Monday, July 26, 2021

New ramp meter alleviates traffic congestion, improves safety at SR 167 to northbound I-405

By Jordan Longacre

A recently installed ramp meter on State Route 167 where drivers merge onto northbound Interstate 405 in Renton will go live for the first time on Tuesday, July 27. Anyone who has merged onto northbound I-405 from SR 167 has likely been caught in heavy traffic or even experienced a collision at this location. The SR 167 ramp meter will help alleviate congestion and incidents and prevent free-flowing vehicles from hitting a dead-stop at the I-405 merge point, improving efficiency and safety for drivers.

The new ramp meter will regulate traffic during the peak morning commute from 6 a.m. to noon and intermittently during the afternoon in response to heavier traffic. This traffic change is part of an adaptive freeway metering system that automatically activates and adjusts each ramp meter based on current conditions. Additionally, our traffic engineers will monitor the meter timing and adjust as needed to ensure the best traffic flow.

Why do we meter?
Without ramp meters, vehicles entering the freeway merge together in tightly packed groups, which can cause drivers on the highway to slow down or even stop as they merge. This results in slower speeds, both on the freeway and on the ramp, quickly contributing stop-and-go conditions. By pacing the vehicles evenly at a controlled rate, the merge is much smoother.

In the case of SR 167 to I-405, vehicles currently go from traveling at 60 mph to a dead-stop near the merge point as they enter I-405. The meter prevents tightly spaced groups of cars from merging onto the freeway at once, which will keep I-405 flowing smoother during those times. The largest benefit of the new ramp meter will be at the beginning and the end of the peak commute times. By metering at the beginning of the commute, free flow on I-405 continues longer. Metering at the end of the commute ensures free flow returns faster, improving travel for all motorists.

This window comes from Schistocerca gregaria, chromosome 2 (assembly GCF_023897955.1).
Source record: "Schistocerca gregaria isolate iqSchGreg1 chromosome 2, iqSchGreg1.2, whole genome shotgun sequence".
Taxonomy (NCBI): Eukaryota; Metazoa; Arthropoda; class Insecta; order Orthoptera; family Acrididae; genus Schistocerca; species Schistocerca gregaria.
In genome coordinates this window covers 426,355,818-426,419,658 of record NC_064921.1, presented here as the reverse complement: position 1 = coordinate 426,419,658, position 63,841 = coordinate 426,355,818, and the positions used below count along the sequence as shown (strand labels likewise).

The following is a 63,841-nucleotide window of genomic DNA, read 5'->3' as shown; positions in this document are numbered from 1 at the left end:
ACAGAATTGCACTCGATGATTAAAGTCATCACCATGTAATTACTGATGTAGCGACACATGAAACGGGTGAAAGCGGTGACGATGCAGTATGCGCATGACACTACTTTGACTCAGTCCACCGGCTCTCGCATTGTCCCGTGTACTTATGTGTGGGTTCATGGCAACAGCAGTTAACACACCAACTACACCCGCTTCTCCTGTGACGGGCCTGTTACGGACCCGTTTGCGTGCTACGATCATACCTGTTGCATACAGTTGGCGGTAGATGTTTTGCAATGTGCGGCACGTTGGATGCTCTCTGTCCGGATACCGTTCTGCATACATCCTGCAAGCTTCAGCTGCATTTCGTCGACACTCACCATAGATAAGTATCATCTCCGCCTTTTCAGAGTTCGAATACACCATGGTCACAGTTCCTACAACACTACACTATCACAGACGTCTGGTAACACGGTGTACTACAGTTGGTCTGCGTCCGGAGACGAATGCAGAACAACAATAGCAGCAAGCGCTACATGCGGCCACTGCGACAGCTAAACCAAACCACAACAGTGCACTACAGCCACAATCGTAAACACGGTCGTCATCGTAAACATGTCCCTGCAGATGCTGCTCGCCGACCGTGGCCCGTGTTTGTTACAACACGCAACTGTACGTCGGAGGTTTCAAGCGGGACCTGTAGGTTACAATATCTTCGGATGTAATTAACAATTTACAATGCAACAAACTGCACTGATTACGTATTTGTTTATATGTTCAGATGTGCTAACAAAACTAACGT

How will a ramp meter be effective and efficient here?
Based on recent data collected along SR 167 and I-405, traffic along SR 167 is now exceeding 2017-2019 pre-pandemic averages and volumes along I-405 are within 10 percent of 2017-2019 pre-pandemic averages. With traffic on I-405 likely to continue increasing, the ramp meter will allow us to better manage the high traffic volumes entering I-405. If the meter can manage SR 167 now, as our analysis shows, it can manage pre-COVID volumes due to the similarity to the 2017-2019 midweek average.
  • Ramp meters automatically respond to changing traffic conditions. If traffic is flowing well, then the meter is not activated. During periods when traffic flow is beginning to slow down or conditions have become congested, ramp meters are in operation and automatically adjust to move vehicles more efficiently.
  • Ramp meters really show their effectiveness when it comes to managing traffic following a crash on the freeway, helping traffic recover quicker.
  • The ramp meter can help delay and/or prevent congestion from extending past the SR 167/I-405 merge point.